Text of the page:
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Associations between social network properties and metabolic syndrome and the mediating effect of physical activity: findings from the Cardiovascular and Metabolic Diseases Etiology Research Center (CMERC) Cohort

Authors
 Kwanghyun Kim  ;  Sun Jae Jung  ;  Jong Min Baek  ;  Hyeon Woo Yim  ;  Hyunsuk Jeong  ;  Dae Jung Kim  ;  Sungha Park  ;  Yoosik Youm  ;  Hyeon Chang Kim 
Citation
 BMJ OPEN DIABETES RESEARCH & CARE, Vol.8(1) : e001272, 2020-07 
Journal Title
 BMJ OPEN DIABETES RESEARCH & CARE 
Issue Date
2020-07
Keywords
metabolic syndrome ; physical activity and health ; public health ; social determina
Abstract
Introduction: Social isolation and loneliness are positively associated with metabolic syndrome. However, the mechanisms by which social isolation affects metabolic syndrome are not well understood. Research design and methods: This study was designed as a cross-sectional study of baseline results from the Cardiovascular and Metabolic Diseases Etiology Research Center (CMERC) Cohort. We included 10 103 participants (8097 community-based low-risk participants, 2006 hospital-based high-risk participants) from the CMERC Cohort. Participants aged 65 years or older were excluded. Multiple imputation by chained equations was applied to impute missing variables. The quantitative properties of social networks were assessed by measuring the 'size of social networks'; qualitative properties were assessed by measuring the 'social network closeness'. Metabolic syndrome was defined based on the National Cholesterol Education Program Adult Treatment Panel III criteria. Multivariate logistic regression analyses were conducted to assess association between social network properties and metabolic syndrome. The mediating effects of physical inactiveness, alcohol consumption, cigarette smoking and depressive symptoms were estimated. Age-specific effect sizes were estimated for each subgroup. Results: A smaller social network was positively associated with higher prevalences of metabolic syndrome in all subgroups, except the high-risk male subgroup. There was no clear association between social network closeness and metabolic syndrome. In community-based participants, an indirect effect through physical activity was detected in both sexes; however, in hospital-based participants, no indirect effects were detected. Cigarette smoking, alcohol consumption and depression did not mediate the association. Age-specific estimates showed that the indirect effect through physical activity had a greater impact in older participants. Conclusions: A smaller social network is positively associated with metabolic syndrome. This trend could be partially explained by physical inactivity, especially in older individuals.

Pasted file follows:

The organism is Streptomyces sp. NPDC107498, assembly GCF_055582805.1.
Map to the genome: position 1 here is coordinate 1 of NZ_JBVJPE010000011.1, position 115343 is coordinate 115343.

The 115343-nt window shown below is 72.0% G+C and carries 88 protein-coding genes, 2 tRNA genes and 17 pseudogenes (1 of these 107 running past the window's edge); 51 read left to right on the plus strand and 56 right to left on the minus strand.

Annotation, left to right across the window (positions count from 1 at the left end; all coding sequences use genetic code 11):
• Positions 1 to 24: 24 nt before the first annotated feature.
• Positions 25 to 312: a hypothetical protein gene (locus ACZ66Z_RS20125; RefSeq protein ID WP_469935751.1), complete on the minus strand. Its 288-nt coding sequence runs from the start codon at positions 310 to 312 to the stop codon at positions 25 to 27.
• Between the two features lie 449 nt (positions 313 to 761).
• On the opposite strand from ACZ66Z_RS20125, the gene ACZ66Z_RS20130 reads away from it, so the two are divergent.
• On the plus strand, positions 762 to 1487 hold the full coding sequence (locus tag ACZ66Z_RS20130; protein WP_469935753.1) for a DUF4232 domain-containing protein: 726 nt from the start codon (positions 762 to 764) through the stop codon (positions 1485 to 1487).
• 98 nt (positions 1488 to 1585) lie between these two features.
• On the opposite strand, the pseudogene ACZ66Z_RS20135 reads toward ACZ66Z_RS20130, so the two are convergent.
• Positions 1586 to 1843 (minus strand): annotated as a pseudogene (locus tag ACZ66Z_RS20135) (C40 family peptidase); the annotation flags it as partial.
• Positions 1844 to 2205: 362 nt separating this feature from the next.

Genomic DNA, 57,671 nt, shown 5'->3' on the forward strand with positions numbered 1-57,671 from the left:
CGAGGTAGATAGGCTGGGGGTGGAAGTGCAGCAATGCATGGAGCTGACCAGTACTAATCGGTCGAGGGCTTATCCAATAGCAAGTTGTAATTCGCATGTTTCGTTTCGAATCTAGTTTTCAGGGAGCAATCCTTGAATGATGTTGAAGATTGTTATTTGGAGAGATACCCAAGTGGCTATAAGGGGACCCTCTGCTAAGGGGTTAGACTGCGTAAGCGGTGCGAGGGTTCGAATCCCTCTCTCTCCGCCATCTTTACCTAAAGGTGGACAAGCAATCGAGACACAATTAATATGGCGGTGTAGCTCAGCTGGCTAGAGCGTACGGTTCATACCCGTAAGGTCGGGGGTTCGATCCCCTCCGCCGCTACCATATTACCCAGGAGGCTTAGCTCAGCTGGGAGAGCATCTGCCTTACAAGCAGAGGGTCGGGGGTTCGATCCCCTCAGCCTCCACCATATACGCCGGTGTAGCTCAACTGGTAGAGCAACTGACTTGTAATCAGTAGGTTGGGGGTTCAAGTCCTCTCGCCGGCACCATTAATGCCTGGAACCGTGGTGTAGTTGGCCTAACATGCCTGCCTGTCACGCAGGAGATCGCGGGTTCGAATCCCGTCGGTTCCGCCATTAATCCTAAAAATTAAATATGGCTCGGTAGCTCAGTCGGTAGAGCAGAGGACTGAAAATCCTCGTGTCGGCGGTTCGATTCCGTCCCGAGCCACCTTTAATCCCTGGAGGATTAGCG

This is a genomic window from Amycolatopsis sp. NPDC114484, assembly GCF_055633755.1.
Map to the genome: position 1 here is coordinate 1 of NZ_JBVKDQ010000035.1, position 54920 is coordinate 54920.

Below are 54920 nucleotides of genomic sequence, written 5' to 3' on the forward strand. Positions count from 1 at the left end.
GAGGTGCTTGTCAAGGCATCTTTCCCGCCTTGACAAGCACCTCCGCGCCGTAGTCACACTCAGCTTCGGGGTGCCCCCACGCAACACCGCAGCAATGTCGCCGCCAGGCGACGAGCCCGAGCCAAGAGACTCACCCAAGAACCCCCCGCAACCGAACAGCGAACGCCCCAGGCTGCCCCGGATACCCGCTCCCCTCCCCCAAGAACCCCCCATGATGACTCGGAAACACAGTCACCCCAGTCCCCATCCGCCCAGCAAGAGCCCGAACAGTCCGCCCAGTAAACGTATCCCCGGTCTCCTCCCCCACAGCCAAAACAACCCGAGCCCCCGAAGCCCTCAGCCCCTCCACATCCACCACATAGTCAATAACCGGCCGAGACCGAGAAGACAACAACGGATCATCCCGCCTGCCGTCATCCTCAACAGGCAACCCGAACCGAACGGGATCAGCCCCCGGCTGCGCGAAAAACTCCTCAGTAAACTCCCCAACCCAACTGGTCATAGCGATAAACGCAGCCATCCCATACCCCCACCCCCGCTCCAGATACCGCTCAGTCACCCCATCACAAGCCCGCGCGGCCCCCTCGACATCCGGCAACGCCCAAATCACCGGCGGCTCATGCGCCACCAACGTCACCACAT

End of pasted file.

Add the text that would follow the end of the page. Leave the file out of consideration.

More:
Files in This Item:
T202002854.pdf Download
DOI
10.1136/bmjdrc-2020-001272
Appears in Collections:
1. College of Medicine (의과대학) > Dept. of Internal Medicine (내과학교실) > 1. Journal Papers
1. College of Medicine (의과대학) > Dept. of Preventive Medicine and Public Health (예방의학교실) > 1. Journal Papers
Yonsei Authors
Kim, Hyeon Chang(김현창) ORCID logo https://orcid.org/0000-0001-7867-1240
Park, Sung Ha(박성하) ORCID logo https://orcid.org/0000-0001-5362-478X
Jung, Sun Jae(정선재) ORCID logo https://orcid.org/0000-0002-5194-7339
URI
https://ir.ymlib.yonsei.ac.kr/handle/22282913/179477
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